Supported within container 24 on ledges 46 is a filter 74 constructed having a central trap 76 which is located spaced below the inlet end of tube 72. Filter 74 also has an opening 78 located and sized to permit passage therethrough of the lower portion of tube segment 68.
In operation, valve 66 may be positioned, as shown in FIG. 7, to cause body fluid to flow in a path from the patient to collection container 12, via tubes 70 and 64, bypassing filter trap container 24, when suction is applied to the apparatus. At such time as a tissue specimen is to be collected, valve 66 is turned to the position shown in FIG. 8 whereby the flow path is directed to container 24 via tubes 70 and 72, and then to container 12 via tubes 68 and 64.
A feature of this embodiment is that the system need not be shut down to gain access to filter 74. As is apparent, fluid flow may be directed from the endoscope directly to collection container 12 thereby permitting filter trap container 24 to be removed from the system and taken to the pathologist's lab.
It further is apparent that the connection of tube segment 68 to container 24 can be through the bottom wall 34 of said container to obtain substantially full drainage of fluid from the container.
While the present invention has been described with respect to particular embodiments, it will be readily appreciated and understood that numerous variations and modifications thereof may be made without departing from the spirit or scope of the claimed invention.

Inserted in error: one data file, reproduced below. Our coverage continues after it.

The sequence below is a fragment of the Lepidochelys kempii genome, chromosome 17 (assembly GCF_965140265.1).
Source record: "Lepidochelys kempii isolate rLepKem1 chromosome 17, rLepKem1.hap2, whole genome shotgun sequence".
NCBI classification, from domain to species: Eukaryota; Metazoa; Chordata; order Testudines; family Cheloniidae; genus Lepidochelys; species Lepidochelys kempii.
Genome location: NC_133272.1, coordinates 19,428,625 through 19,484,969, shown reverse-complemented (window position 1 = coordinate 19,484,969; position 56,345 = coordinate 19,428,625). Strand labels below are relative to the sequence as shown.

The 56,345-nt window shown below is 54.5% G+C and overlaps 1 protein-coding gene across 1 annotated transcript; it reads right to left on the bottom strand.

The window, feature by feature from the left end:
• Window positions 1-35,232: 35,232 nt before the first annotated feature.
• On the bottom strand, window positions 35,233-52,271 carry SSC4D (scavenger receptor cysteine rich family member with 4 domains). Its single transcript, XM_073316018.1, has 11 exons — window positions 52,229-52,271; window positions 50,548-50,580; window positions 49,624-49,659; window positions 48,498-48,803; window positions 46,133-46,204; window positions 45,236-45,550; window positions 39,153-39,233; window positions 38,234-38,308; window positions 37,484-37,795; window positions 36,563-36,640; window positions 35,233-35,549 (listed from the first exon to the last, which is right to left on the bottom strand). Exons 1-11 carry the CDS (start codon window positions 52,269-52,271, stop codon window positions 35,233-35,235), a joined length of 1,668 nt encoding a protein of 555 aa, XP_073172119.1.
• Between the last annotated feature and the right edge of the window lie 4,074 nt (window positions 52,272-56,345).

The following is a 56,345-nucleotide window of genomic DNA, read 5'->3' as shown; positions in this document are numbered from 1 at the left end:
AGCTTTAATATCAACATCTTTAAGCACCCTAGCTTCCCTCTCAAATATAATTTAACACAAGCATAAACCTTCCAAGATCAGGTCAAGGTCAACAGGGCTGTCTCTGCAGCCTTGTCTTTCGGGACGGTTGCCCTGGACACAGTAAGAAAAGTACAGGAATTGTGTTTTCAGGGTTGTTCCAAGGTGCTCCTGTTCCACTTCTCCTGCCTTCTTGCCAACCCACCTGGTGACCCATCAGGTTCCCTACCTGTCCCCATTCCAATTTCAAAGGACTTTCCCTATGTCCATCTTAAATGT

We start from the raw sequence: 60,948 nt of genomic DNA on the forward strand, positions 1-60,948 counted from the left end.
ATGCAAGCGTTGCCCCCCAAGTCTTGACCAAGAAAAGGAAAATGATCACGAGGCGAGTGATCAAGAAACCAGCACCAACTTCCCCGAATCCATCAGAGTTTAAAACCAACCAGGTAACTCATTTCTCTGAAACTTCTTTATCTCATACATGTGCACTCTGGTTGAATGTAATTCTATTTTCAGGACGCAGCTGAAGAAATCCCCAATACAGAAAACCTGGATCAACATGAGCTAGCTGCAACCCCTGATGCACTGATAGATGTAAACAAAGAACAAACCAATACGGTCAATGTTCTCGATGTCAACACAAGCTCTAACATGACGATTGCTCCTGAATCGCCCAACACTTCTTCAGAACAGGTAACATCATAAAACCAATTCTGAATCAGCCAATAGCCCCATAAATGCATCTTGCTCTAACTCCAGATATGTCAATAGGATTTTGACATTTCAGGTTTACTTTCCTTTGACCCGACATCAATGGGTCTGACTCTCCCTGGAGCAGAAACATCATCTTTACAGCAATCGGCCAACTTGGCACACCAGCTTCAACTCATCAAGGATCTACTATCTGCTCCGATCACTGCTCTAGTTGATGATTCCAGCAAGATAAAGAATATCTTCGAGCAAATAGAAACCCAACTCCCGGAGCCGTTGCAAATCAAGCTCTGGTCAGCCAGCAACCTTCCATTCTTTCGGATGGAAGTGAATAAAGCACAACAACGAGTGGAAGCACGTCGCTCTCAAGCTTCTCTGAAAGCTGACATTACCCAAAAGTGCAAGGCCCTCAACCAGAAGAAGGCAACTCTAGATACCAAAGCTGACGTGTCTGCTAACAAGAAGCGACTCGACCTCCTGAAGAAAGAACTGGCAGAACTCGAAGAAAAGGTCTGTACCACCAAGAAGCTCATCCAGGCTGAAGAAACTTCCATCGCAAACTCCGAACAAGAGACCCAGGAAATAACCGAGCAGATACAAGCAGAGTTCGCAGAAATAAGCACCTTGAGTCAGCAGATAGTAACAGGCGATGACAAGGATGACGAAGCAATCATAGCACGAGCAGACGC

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|WO1999033501A1 *||Dec 21, 1998||Jul 8, 1999||T.C.T. Products Ltd.||Suction-based tissue collecting device|
|WO2012154514A1 *||May 4, 2012||Nov 15, 2012||H & M Innovations, Llc||Autologous surgical bone collection and filtration|
|U.S. Classification||600/575, 73/863.23, 604/319|
|May 10, 1985||AS||Assignment|
Owner name: E-Z-EM, INC, 7 PORTLAND AVENUE, WESTBURY, NY 11590
Free format text: ASSIGNMENT OF ASSIGNORS INTEREST.;ASSIGNOR:WAYE, JEROME D.;REEL/FRAME:004405/0980
Effective date: 19850430
Owner name: E-Z-EM, INC., 7 PORTLAND AVE., WESTBURY, NY 11590
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|Sep 26, 1985||AS||Assignment|
Owner name: E-Z-EM INC., 7 PORTLAND AVENUE, WESTBURY, NY 1159
Free format text: RE-RECORD OF INSTRUMENT RECORDED MAY 10, 1985, REEL 4405, FRAMES 981-982 TO CORRECT HABITAT OF ASSIGNEE IN A PREVIOUSLY RECORDED ASSIGNMENT.;ASSIGNORS:GREENE, FRANKLIN R.;ZIMMET, ARTHUR L.;PETIX, EDWARD A.;REEL/FRAME:004461/0323
Effective date: 19850508
Owner name: E-Z-EM, INC., 7 PORTLAND AVENUE, WESTBURY, NEW YOR
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Effective date: 19850430